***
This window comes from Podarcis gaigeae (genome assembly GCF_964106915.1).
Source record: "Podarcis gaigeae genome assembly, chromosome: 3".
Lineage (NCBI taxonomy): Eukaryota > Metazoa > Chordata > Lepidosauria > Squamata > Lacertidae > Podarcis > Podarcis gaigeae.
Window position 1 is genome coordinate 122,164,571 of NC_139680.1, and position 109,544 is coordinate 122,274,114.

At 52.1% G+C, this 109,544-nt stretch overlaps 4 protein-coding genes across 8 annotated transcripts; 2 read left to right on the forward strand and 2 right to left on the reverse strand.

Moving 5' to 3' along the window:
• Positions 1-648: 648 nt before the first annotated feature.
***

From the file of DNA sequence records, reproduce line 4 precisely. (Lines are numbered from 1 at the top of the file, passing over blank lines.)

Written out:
Window position 1 is genome coordinate 122,164,571 of NC_139680.1, and position 109,544 is coordinate 122,274,114.